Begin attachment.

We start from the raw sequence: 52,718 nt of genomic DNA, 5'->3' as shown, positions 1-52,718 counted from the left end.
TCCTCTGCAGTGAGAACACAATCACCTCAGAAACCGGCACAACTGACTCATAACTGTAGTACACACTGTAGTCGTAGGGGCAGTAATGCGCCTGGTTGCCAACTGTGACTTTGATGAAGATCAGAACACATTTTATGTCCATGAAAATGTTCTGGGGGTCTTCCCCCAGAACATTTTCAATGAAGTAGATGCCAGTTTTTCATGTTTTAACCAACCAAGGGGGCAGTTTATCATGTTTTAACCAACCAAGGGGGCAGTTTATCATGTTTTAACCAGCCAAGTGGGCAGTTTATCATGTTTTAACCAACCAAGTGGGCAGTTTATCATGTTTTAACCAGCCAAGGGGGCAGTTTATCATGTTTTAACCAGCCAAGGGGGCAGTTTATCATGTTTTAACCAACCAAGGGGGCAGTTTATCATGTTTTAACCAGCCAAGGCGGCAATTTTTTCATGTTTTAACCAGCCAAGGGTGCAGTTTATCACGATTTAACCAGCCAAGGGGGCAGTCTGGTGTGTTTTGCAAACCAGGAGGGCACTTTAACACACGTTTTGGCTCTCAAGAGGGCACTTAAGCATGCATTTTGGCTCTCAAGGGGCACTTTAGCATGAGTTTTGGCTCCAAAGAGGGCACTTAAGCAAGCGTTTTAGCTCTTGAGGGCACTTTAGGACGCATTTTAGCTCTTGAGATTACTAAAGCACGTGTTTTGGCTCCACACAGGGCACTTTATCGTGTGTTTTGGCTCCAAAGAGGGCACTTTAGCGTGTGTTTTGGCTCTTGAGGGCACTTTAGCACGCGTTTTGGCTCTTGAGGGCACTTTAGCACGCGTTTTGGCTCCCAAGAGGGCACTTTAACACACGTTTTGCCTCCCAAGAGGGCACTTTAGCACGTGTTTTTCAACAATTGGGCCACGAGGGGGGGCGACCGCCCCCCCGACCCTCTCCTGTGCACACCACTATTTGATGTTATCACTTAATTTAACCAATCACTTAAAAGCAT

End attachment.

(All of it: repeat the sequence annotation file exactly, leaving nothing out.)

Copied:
We start from the raw sequence: 52,718 nt of genomic DNA, 5'->3' as shown, positions 1-52,718 counted from the left end.
TCCTCTGCAGTGAGAACACAATCACCTCAGAAACCGGCACAACTGACTCATAACTGTAGTACACACTGTAGTCGTAGGGGCAGTAATGCGCCTGGTTGCCAACTGTGACTTTGATGAAGATCAGAACACATTTTATGTCCATGAAAATGTTCTGGGGGTCTTCCCCCAGAACATTTTCAATGAAGTAGATGCCAGTTTTTCATGTTTTAACCAACCAAGGGGGCAGTTTATCATGTTTTAACCAACCAAGGGGGCAGTTTATCATGTTTTAACCAGCCAAGTGGGCAGTTTATCATGTTTTAACCAACCAAGTGGGCAGTTTATCATGTTTTAACCAGCCAAGGGGGCAGTTTATCATGTTTTAACCAGCCAAGGGGGCAGTTTATCATGTTTTAACCAACCAAGGGGGCAGTTTATCATGTTTTAACCAGCCAAGGCGGCAATTTTTTCATGTTTTAACCAGCCAAGGGTGCAGTTTATCACGATTTAACCAGCCAAGGGGGCAGTCTGGTGTGTTTTGCAAACCAGGAGGGCACTTTAACACACGTTTTGGCTCTCAAGAGGGCACTTAAGCATGCATTTTGGCTCTCAAGGGGCACTTTAGCATGAGTTTTGGCTCCAAAGAGGGCACTTAAGCAAGCGTTTTAGCTCTTGAGGGCACTTTAGGACGCATTTTAGCTCTTGAGATTACTAAAGCACGTGTTTTGGCTCCACACAGGGCACTTTATCGTGTGTTTTGGCTCCAAAGAGGGCACTTTAGCGTGTGTTTTGGCTCTTGAGGGCACTTTAGCACGCGTTTTGGCTCTTGAGGGCACTTTAGCACGCGTTTTGGCTCCCAAGAGGGCACTTTAACACACGTTTTGCCTCCCAAGAGGGCACTTTAGCACGTGTTTTTCAACAATTGGGCCACGAGGGGGGGCGACCGCCCCCCCGACCCTCTCCTGTGCACACCACTATTTGATGTTATCACTTAATTTAACCAATCACTTAAAAGCAT